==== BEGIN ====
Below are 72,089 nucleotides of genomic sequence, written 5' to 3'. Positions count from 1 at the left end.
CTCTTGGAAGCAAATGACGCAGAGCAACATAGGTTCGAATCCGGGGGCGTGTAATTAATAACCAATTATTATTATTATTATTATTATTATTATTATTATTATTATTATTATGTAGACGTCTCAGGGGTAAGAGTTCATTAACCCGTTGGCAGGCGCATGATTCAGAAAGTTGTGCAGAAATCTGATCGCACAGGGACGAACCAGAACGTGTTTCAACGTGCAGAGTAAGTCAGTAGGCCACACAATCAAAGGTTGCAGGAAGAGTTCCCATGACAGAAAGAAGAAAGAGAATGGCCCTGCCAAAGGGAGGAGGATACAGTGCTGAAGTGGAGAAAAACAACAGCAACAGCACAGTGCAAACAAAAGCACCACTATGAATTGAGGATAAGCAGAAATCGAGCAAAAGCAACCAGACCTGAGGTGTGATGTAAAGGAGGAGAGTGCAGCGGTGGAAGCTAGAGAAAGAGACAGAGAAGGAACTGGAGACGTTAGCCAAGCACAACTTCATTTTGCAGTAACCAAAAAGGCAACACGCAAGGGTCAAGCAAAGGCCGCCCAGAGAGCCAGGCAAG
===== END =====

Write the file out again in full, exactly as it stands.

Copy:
Below are 72,089 nucleotides of genomic sequence, written 5' to 3'. Positions count from 1 at the left end.
CTCTTGGAAGCAAATGACGCAGAGCAACATAGGTTCGAATCCGGGGGCGTGTAATTAATAACCAATTATTATTATTATTATTATTATTATTATTATTATTATTATTATTATGTAGACGTCTCAGGGGTAAGAGTTCATTAACCCGTTGGCAGGCGCATGATTCAGAAAGTTGTGCAGAAATCTGATCGCACAGGGACGAACCAGAACGTGTTTCAACGTGCAGAGTAAGTCAGTAGGCCACACAATCAAAGGTTGCAGGAAGAGTTCCCATGACAGAAAGAAGAAAGAGAATGGCCCTGCCAAAGGGAGGAGGATACAGTGCTGAAGTGGAGAAAAACAACAGCAACAGCACAGTGCAAACAAAAGCACCACTATGAATTGAGGATAAGCAGAAATCGAGCAAAAGCAACCAGACCTGAGGTGTGATGTAAAGGAGGAGAGTGCAGCGGTGGAAGCTAGAGAAAGAGACAGAGAAGGAACTGGAGACGTTAGCCAAGCACAACTTCATTTTGCAGTAACCAAAAAGGCAACACGCAAGGGTCAAGCAAAGGCCGCCCAGAGAGCCAGGCAAG